First off, Phaidon's new book Fresh Cream makes an odd impression. Packaged in a lung-like container of inflatable plastic and with an elongated, flesh-colored cover, the book resembles a mutant body still germinating in its shell. Which is appropriate enough, since like its predecessor Cream (1998), this volume delivers the work of 100 hot new artists in an editorial effort designed to "take the temperature of contemporary art."
The 100 have been selected by 10 curators, all players on the international scene. Among them are Tate curator Iwona Blazwick, Parkett editor Bice Curiger, NKA editor Olu Oguibe, Istanbul Contemporary Art Project founder Vasif Kortun, and Bankok professor and curator Apinan Poshyananda.
Art-world insiders are sure to recognize some of the artists -- Doug Aitken, Uta Barth, Lucky DeBellevue, Wim Delvoye, Sylvie Fleury, Noritoshi Hirakawa, Byron Kim, Oleg Kulik, Sharon Lockhart, Paul McCarthy, Kerry James Marshall, Elizabeth Peyton, Jason Rhoades, Doris Salcedo, Wolfgang Tillmans.
Others will be less familiar, at least to New York's parochial cognoscenti: Arahmaiani, Kutlug Ataman, Luchezar Boyadjiev, Iftikhar and Elizabeth Dadi, Heri Dono, Erbosyn Meldybekov, Priscilla Monge, Guia Rigvava, Jaan Toomik, Dolores Zinny and Juan Maidagan, to name a few.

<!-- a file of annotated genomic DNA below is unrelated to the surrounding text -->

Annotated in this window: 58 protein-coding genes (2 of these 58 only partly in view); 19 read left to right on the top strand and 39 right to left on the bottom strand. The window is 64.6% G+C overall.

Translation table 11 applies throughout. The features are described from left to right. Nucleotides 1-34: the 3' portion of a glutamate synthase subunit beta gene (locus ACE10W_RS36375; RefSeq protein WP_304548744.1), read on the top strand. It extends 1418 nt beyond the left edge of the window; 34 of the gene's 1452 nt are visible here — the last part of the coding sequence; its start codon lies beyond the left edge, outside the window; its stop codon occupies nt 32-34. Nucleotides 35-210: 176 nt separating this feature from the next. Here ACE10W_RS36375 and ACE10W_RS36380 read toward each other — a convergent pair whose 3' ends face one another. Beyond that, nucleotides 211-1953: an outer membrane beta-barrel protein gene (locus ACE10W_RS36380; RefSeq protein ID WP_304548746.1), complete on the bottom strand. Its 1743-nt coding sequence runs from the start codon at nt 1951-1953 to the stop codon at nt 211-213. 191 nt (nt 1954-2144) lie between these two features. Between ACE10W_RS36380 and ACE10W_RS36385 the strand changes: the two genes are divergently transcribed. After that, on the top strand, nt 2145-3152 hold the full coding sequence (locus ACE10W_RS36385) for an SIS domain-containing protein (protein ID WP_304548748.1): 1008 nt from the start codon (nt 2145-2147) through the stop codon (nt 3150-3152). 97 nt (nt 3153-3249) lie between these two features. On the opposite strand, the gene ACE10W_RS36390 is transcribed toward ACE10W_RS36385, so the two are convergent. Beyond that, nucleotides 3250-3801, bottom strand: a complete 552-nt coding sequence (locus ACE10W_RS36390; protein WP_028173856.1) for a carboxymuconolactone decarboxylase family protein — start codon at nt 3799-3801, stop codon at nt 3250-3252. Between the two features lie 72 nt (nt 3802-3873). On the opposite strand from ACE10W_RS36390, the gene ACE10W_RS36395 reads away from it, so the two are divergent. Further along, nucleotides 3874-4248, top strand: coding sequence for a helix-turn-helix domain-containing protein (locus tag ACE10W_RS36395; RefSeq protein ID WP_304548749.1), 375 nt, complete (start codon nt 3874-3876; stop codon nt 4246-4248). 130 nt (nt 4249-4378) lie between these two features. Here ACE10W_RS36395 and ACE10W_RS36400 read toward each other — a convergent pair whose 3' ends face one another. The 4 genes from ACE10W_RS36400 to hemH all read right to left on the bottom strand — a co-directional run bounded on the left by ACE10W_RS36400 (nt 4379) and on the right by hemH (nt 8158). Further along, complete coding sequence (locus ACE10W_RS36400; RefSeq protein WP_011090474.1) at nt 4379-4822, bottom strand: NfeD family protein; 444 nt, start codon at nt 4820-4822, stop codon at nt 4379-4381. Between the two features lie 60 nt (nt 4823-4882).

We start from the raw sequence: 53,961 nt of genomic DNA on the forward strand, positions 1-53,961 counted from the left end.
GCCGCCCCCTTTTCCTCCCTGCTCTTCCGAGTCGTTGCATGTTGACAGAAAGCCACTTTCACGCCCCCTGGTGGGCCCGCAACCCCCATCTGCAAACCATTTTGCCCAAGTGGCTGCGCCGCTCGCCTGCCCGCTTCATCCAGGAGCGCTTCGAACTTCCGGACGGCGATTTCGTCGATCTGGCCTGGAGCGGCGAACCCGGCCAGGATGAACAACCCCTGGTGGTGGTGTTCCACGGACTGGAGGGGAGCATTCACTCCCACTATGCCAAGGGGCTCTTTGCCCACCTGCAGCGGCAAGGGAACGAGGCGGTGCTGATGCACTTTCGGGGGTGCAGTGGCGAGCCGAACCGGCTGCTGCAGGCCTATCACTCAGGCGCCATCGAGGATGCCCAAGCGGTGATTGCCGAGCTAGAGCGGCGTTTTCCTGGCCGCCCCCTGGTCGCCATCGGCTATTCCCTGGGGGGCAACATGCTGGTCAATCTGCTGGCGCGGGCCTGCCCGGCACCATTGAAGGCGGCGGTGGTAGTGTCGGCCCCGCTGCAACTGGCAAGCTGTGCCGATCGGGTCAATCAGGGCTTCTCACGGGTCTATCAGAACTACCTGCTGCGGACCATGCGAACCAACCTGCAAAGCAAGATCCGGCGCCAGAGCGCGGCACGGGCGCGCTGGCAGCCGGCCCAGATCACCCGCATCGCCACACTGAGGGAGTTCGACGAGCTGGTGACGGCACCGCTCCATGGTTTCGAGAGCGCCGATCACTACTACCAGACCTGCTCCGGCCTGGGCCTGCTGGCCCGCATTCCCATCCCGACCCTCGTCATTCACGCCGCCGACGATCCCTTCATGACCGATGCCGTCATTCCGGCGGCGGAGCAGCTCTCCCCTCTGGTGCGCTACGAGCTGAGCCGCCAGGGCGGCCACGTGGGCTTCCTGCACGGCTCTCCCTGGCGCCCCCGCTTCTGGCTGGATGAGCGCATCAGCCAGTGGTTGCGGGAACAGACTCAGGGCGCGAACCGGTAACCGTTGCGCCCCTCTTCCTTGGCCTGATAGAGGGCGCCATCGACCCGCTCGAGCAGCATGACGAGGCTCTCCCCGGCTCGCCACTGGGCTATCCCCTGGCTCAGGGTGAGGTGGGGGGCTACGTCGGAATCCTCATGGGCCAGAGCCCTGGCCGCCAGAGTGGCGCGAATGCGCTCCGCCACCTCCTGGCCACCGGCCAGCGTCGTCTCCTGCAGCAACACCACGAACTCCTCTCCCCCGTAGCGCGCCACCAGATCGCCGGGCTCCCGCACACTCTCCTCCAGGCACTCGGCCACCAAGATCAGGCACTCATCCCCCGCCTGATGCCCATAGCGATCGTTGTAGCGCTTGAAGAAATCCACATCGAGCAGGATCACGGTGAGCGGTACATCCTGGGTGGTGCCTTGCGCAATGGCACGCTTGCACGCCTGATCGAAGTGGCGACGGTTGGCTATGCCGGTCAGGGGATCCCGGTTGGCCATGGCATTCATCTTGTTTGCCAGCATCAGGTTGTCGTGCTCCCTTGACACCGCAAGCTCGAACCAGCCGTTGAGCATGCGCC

As a reference work, Fresh Cream is quite useful. Images dominate the book's simple format: four or five pages of pictures of artwork are complemented by a brief curatorial essay and a list of the artist's solo and group exhibitions. Presumably, Fresh Cream could do duty as an art collector's tip-sheet of the art-world "new."
But the book is more a yearbook devoted to a hip and talented freshman class than a global exhibition in book form. As a whole, the book is unfocused and confusing. It's more like a palimpsest than a book -- it doesn't encourage reading as much as a kind of impressionistic examination, with new images popping up like cherries on a slot machine.
There's so many artists, but no connecting tissue. How many artists come from which countries? How many are men, how many women? Do they show at commercial galleries? Did they participate in international biennials? Have they exhibited in New York, London, Berlin, Tokyo?
In the end, each artist is presented as an individual on the global stage. And as such, several trends emerge in this not-an-exhibition in a book. These include sculpture documenting political injustice, humorous assaults on modern culture, and further deliberations on the body. And there's another direction centered on meditation. Herein, a sampling.